Note 2 to entry: In the field of conservation, this term sometimes extends the range outside the visible portion,

including parts of the ultraviolet (UV) and near infrared (IR) regions.
[SOURCE: CIE S 017/E:2011]
3.22
luminaire

apparatus which distributes, filters or transforms the light transmitted from one or more lamps and which

includes, except the lamps themselves, all the parts necessary for fixing and protecting the lamps and, where

necessary, circuit auxiliaries together with the means for connecting them to the electric supply

[SOURCE: CIE S 017/E:2011 or IEC-IEV 1987-845-10-001]
3.23
luminance
quantity defined by the formula:
dAcosϑdΩ
where
is the luminance in a given direction or at a given point of a surface

is the luminous flux transmitted by an elementary beam passing through the given point and propagating in the

solid angle dΩ containing the given direction
is the area of a section of that beam containing the given point
is the solid angle
is the angle between the normal to that section and the direction of the beam
–2 –2 –1
(unit: cd·m = lm·m ·sr )
Note 1 to entry: It corresponds to the light coming from a surface.
[SOURCE: CIE S 017/E:2011 or IEC-IEV, 1987, 845-01-035]
3.24
luminous flux

photometric quantity derived from the radiometric quantity radiant flux (radiant power) by evaluating the

radiation according to the spectral sensitivity of the human eye (as defined by the CIE standard photometric

observer) (unit: lumen, lm)

Note 1 to entry: It is the luminous power emitted by a source or received by a surface.

Note 2 to entry: For the practical use of this document, in this definition, the values used for the spectral sensitivity of

the CIE standard photometric observer are those of the spectral luminous efficiency function V(λ) (photopic vision).

Note 3 to entry: See CIE S 017/E:2011 or IEC-IEV, 1987, 845-01-22 for the definition of spectral luminous efficiency,

845-01-23 for the definition of the CIE standard photometric observer and 845-01-56 for the definition of luminous efficacy

of radiation and ISO 23539:2005(E)/CIE S 010/E:2004.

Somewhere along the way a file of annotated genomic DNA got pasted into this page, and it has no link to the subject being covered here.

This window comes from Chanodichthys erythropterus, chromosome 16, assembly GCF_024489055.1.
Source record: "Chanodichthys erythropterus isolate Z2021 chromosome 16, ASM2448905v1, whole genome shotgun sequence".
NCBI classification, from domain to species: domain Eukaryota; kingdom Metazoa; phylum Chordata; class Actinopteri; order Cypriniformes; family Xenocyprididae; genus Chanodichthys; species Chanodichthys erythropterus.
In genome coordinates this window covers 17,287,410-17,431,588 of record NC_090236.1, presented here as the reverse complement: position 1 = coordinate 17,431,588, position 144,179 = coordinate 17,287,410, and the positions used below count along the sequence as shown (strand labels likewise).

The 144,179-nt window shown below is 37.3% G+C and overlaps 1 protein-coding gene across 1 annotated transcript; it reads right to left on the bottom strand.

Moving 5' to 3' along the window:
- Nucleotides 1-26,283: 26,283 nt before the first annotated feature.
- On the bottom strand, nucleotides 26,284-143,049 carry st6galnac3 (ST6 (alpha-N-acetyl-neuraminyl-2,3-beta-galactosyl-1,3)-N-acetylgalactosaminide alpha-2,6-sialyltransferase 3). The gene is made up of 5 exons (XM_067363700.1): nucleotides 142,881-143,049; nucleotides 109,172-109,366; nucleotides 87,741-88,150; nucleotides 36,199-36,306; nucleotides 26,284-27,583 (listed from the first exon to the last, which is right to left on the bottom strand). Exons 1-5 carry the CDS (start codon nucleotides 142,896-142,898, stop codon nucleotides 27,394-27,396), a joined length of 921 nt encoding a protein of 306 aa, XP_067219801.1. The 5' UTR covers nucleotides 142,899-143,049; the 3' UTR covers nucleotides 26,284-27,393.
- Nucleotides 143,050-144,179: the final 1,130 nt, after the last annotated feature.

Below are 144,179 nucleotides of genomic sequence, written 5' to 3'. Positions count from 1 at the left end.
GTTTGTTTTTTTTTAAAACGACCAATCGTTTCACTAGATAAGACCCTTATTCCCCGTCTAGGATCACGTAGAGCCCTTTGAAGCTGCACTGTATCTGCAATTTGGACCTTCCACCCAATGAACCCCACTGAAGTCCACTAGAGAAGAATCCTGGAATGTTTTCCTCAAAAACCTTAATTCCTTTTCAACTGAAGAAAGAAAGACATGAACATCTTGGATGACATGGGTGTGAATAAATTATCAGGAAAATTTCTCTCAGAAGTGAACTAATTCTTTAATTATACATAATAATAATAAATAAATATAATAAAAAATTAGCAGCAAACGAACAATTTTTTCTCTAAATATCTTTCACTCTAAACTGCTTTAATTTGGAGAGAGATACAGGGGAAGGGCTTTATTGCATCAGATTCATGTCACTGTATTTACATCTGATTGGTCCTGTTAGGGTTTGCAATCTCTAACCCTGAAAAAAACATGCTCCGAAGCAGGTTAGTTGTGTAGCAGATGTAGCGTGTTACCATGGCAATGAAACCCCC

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3.25
luminous intensity

luminous flux per unit solid angle in that direction (unit: candela, cd = lm sr ; sr = steradian)

Note 1 to entry: It is the luminous flux on a small surface, divided by the solid angle that the surface subtends at the

source (CIE S 017/E:2011 or IEC-IEV, 1987, 845-01-31).

Note 2 to entry: The candela is the base SI photometric unit. For its definition, see CIE S 17/E:2011 or IEC-IEV, 1987,

845-01-050 or the BIPM SI Brochure.
3.26
lux
symbol lx; SI unit of illuminance

Note 1 to entry: For more information see CIE S 17/E:2011 or IEC-IEV, 1987, 845-01-052 or the BIPM SI Brochure.

3.27
photometric quantities

quantities that are based on the perception of radiation by the human eye and are valid only for visible

radiation
3.28
radiant flux

radiometric quantity representing the radiant energy transported per unit time into a region of space by

electromagnetic waves (unit: watt, W)
3.29
reflectance

ratio of the reflected radiant or luminous flux to the incident flux in the given conditions

[SOURCE: IEC-IEV, 1987, 845-04-058]
3.30
relative damage potential

ratio of the damage potential of a specific light source and the damage potential of the CIE standard Illuminant

A (2 856 K) (equals to the incandescent lamp); it is dimensionless and assumes values between 0 and 1

3.31
relative damage action spectrum
s(λ)
dm,rel

describes the wavelength dependence of the photochemical damage properties, such as fading; it is

dimensionless and assumes values between 0 and 1
s(λ) =α(λ)⋅ ⋅ f(λ)
dm,rel
where
is the spectral absorbance
α(λ)
is a function of wavelength determined by the receiving material
f(λ)

Note 1 to entry: It is normalised at 300 nm so that s(λ) = 1 for λ = 300 nm (see also Figure 1).

dm,rel
[SOURCE: CIE 157:2004]
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3.32
sensitive exhibits

museum exhibits, which can be more or less affected by electromagnetic radiations and/or other

environmental factors
3.33
source
object that produces light or other radiant flux
[SOURCE: CIE S 17/E:2011]
3.34
spectral sensitivity
s(λ)

describes the wavelength dependence of the material properties, such as fading; it is dimensionless and

assumes values between 0 and 1
3.35
total luminous exposure

photometric quantity; it is the product of the illuminance by the time of the exhibit exposure; it is measured in

lux·hours [lx·h]
3.36
ultraviolet radiation
part of the electromagnetic spectrum with wavelengths from 10 nm to 380 nm

Note 1 to entry: In the museum context UV is usually considered to include wavelengths up to 400 nm.

4 Symbols
The notations adopted in this TS are summarized below.